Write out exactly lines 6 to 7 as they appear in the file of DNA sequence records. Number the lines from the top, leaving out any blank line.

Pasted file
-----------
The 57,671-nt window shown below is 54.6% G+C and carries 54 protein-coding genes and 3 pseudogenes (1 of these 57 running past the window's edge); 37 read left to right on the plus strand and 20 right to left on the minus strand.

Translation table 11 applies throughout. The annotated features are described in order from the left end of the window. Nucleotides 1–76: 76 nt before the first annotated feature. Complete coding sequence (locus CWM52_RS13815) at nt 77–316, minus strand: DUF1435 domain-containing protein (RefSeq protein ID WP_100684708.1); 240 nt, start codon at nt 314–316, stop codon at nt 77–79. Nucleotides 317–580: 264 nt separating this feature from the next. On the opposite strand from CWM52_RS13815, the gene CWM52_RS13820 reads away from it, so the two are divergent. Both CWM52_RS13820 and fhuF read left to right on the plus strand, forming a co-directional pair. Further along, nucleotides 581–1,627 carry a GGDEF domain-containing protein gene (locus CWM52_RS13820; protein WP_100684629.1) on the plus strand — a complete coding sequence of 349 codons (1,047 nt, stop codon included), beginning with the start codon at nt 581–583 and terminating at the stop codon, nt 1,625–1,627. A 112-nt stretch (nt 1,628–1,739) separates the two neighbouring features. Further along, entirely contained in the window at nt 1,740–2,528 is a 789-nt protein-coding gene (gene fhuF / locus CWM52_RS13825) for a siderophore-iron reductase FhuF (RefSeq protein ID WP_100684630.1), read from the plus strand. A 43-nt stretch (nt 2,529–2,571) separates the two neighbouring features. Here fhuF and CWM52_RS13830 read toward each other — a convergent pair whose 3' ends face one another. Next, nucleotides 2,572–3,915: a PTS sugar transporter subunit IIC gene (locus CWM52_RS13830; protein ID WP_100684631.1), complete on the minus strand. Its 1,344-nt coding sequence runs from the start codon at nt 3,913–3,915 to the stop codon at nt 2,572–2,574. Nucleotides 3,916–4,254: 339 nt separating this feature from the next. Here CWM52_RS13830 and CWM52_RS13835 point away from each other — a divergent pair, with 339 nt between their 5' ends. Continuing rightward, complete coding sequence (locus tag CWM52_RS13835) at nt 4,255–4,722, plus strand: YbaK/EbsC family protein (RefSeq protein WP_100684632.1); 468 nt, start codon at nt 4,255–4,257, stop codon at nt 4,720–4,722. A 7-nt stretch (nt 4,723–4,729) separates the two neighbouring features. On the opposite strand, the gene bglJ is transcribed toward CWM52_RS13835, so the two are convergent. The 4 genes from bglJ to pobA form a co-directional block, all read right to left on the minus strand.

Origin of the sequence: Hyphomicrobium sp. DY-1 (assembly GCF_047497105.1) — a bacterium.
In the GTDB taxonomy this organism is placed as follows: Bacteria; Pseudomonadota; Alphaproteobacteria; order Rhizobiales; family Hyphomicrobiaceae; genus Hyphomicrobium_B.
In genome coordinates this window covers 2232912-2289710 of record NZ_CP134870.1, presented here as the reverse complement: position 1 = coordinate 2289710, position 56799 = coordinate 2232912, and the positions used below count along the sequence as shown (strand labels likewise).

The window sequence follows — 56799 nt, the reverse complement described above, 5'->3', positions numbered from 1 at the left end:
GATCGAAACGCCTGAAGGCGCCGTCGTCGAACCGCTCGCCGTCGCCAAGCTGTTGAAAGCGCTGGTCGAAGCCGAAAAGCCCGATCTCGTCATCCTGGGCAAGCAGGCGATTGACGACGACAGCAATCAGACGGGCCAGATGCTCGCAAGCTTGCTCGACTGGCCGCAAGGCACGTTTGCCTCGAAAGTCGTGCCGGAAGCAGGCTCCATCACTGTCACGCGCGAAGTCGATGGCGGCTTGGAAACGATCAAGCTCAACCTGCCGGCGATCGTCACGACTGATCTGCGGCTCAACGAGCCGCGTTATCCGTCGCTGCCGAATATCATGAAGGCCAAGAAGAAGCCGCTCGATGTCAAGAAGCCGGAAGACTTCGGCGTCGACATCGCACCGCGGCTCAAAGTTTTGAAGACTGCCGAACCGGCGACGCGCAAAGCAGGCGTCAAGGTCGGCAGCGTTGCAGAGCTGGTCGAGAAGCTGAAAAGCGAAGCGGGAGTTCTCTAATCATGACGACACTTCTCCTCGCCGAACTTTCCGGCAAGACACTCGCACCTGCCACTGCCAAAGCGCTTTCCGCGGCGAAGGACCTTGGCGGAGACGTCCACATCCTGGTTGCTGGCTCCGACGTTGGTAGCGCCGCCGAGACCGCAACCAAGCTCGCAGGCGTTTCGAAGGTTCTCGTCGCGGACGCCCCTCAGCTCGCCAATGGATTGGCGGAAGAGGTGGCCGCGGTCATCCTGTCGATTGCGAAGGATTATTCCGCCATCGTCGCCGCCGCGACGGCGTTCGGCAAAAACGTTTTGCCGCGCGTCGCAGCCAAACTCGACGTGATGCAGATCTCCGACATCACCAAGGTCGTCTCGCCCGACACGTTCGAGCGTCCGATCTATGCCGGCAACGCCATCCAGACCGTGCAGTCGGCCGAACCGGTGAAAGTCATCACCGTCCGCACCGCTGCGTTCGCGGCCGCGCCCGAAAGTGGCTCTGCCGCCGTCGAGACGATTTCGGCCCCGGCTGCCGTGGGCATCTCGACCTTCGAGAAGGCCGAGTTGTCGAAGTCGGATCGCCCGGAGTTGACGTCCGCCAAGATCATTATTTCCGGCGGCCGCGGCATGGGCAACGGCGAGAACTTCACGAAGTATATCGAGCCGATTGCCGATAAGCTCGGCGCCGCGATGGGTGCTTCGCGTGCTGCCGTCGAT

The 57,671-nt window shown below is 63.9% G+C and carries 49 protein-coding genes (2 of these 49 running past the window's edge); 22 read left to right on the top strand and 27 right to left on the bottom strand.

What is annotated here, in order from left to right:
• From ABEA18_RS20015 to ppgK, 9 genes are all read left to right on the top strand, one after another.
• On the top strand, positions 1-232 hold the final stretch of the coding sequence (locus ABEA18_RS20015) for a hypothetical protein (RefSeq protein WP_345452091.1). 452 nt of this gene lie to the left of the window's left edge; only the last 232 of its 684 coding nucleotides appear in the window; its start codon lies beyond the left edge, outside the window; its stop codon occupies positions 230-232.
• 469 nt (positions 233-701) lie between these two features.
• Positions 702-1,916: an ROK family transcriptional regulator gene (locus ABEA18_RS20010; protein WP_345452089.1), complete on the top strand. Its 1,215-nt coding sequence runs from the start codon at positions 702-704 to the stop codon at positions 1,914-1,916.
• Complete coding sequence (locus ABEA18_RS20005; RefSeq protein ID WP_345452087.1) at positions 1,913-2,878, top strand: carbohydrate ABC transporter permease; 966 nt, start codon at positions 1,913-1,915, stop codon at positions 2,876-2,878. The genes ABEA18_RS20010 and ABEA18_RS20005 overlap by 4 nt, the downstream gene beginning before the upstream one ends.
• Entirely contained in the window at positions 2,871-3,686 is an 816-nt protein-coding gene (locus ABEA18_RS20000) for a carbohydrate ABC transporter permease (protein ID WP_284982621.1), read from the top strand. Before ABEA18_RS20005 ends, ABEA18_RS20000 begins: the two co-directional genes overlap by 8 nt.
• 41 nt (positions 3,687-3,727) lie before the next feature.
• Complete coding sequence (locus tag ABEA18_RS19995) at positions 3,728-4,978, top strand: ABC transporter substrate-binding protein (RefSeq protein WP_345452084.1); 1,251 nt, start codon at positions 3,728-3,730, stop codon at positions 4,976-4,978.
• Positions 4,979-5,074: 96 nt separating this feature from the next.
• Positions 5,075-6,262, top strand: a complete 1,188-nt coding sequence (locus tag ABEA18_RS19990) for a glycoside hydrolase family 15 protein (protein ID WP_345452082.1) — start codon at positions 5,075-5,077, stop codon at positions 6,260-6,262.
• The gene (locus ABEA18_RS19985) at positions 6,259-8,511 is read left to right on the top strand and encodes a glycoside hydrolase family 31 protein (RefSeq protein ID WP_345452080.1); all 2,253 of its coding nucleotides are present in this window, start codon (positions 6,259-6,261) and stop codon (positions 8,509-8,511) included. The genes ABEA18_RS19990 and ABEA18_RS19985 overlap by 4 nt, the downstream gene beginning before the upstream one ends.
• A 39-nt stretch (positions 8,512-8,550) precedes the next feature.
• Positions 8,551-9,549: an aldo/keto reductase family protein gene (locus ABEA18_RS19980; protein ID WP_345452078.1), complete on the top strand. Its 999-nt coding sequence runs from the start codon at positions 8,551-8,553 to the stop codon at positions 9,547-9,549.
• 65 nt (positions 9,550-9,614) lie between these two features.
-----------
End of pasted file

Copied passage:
The window sequence follows — 56799 nt, the reverse complement described above, 5'->3', positions numbered from 1 at the left end:
GATCGAAACGCCTGAAGGCGCCGTCGTCGAACCGCTCGCCGTCGCCAAGCTGTTGAAAGCGCTGGTCGAAGCCGAAAAGCCCGATCTCGTCATCCTGGGCAAGCAGGCGATTGACGACGACAGCAATCAGACGGGCCAGATGCTCGCAAGCTTGCTCGACTGGCCGCAAGGCACGTTTGCCTCGAAAGTCGTGCCGGAAGCAGGCTCCATCACTGTCACGCGCGAAGTCGATGGCGGCTTGGAAACGATCAAGCTCAACCTGCCGGCGATCGTCACGACTGATCTGCGGCTCAACGAGCCGCGTTATCCGTCGCTGCCGAATATCATGAAGGCCAAGAAGAAGCCGCTCGATGTCAAGAAGCCGGAAGACTTCGGCGTCGACATCGCACCGCGGCTCAAAGTTTTGAAGACTGCCGAACCGGCGACGCGCAAAGCAGGCGTCAAGGTCGGCAGCGTTGCAGAGCTGGTCGAGAAGCTGAAAAGCGAAGCGGGAGTTCTCTAATCATGACGACACTTCTCCTCGCCGAACTTTCCGGCAAGACACTCGCACCTGCCACTGCCAAAGCGCTTTCCGCGGCGAAGGACCTTGGCGGAGACGTCCACATCCTGGTTGCTGGCTCCGACGTTGGTAGCGCCGCCGAGACCGCAACCAAGCTCGCAGGCGTTTCGAAGGTTCTCGTCGCGGACGCCCCTCAGCTCGCCAATGGATTGGCGGAAGAGGTGGCCGCGGTCATCCTGTCGATTGCGAAGGATTATTCCGCCATCGTCGCCGCCGCGACGGCGTTCGGCAAAAACGTTTTGCCGCGCGTCGCAGCCAAACTCGACGTGATGCAGATCTCCGACATCACCAAGGTCGTCTCGCCCGACACGTTCGAGCGTCCGATCTATGCCGGCAACGCCATCCAGACCGTGCAGTCGGCCGAACCGGTGAAAGTCATCACCGTCCGCACCGCTGCGTTCGCGGCCGCGCCCGAAAGTGGCTCTGCCGCCGTCGAGACGATTTCGGCCCCGGCTGCCGTGGGCATCTCGACCTTCGAGAAGGCCGAGTTGTCGAAGTCGGATCGCCCGGAGTTGACGTCCGCCAAGATCATTATTTCCGGCGGCCGCGGCATGGGCAACGGCGAGAACTTCACGAAGTATATCGAGCCGATTGCCGATAAGCTCGGCGCCGCGATGGGTGCTTCGCGTGCTGCCGTCGAT